Colleges’ Late-to-the-Party Scramble to Get Ready for Common Core
NASHVILLE, Tenn. — In sterile, air-conditioned conference rooms across the state, educators will be gathering this summer to prepare for the new standards soon to be in place in most of the nation’s kindergartens through high schools called Common Core.
But the people at these meetings won’t be primary- or secondary-school teachers. They’ll be university professors, planning changes to accommodate the imminent arrival of students being taught in dramatically new ways.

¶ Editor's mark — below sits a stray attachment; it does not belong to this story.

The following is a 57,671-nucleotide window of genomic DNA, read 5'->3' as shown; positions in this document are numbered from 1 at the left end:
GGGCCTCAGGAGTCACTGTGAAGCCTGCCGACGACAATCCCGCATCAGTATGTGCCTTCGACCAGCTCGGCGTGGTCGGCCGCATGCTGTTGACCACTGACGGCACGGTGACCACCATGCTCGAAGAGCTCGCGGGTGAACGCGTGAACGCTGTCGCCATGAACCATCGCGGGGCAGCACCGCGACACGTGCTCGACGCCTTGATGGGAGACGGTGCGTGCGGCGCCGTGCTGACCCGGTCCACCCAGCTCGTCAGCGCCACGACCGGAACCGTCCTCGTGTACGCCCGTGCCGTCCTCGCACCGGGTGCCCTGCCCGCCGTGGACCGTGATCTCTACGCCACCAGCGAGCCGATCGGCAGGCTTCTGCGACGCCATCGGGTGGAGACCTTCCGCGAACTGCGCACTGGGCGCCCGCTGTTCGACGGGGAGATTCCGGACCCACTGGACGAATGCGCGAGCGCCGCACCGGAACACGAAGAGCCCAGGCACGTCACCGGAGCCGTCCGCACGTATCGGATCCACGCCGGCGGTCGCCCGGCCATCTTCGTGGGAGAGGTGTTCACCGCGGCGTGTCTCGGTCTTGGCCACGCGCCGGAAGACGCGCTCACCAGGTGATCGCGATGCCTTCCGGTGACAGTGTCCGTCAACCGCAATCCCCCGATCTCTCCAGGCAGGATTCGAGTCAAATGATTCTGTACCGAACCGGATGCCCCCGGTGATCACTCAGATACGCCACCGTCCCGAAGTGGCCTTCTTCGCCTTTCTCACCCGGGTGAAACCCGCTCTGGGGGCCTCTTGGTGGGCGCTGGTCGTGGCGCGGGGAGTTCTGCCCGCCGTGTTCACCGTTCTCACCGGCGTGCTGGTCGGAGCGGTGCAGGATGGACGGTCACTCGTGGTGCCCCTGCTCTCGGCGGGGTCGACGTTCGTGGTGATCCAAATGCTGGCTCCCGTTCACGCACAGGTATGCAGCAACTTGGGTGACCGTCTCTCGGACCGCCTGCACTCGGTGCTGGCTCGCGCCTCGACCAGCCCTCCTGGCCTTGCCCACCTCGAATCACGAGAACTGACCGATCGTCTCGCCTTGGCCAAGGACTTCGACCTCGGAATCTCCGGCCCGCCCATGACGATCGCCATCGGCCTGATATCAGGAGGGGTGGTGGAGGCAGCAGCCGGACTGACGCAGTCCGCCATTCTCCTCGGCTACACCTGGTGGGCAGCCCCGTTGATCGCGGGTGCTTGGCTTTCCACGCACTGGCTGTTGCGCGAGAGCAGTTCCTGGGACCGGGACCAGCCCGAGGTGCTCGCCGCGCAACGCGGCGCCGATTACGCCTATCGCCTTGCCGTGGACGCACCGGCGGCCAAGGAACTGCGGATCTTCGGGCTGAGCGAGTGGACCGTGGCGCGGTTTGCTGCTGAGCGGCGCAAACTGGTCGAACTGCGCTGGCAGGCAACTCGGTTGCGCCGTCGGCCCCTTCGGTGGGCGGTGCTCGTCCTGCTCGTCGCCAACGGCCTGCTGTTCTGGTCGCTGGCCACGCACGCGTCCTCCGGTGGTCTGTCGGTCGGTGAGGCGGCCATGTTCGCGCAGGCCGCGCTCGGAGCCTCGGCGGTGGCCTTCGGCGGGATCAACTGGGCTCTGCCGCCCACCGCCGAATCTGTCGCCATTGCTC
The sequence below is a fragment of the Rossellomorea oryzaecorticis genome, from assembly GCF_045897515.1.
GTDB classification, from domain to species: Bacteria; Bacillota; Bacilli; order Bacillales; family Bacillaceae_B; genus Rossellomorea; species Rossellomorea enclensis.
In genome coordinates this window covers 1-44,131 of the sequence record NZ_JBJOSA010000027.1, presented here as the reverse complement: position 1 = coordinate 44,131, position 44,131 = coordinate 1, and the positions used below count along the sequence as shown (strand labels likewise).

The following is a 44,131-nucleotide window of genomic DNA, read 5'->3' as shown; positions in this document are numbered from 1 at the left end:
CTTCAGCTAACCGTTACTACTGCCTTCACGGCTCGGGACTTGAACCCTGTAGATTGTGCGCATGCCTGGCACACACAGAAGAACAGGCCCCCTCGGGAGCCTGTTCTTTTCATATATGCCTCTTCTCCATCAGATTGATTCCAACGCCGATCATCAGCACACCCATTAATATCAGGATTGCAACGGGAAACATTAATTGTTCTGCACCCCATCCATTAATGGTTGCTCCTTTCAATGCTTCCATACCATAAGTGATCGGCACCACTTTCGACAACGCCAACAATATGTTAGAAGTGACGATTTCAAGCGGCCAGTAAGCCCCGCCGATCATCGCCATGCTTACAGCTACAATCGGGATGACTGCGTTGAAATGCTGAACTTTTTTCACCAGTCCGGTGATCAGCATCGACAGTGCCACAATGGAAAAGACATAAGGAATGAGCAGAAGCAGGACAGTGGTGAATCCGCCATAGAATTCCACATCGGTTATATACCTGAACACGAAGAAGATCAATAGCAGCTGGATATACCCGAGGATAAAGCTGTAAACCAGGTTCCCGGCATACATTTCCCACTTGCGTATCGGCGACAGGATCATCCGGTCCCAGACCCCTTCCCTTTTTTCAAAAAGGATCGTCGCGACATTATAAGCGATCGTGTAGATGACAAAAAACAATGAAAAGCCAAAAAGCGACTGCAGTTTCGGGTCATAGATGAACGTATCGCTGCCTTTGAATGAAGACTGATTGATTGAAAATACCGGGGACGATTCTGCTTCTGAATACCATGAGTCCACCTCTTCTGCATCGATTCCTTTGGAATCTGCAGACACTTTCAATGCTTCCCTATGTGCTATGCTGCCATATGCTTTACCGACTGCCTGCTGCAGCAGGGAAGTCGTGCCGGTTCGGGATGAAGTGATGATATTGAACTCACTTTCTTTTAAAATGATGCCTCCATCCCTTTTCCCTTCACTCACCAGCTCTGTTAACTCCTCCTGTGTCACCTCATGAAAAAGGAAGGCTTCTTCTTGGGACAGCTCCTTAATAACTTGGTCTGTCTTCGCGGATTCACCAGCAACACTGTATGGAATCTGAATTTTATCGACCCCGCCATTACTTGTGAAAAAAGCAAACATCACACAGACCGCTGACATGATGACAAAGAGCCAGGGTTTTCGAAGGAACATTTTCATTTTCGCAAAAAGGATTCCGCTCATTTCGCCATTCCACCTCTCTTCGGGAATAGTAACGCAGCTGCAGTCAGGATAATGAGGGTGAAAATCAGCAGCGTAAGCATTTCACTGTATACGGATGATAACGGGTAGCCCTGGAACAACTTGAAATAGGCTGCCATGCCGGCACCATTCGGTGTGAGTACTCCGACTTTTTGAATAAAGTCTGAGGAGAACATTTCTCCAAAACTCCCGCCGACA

Even though the Common Core has been promoted as a means of better preparing America’s children for college and careers, the people who run higher education have, for the most part, gotten involved only late in the process, they and others say.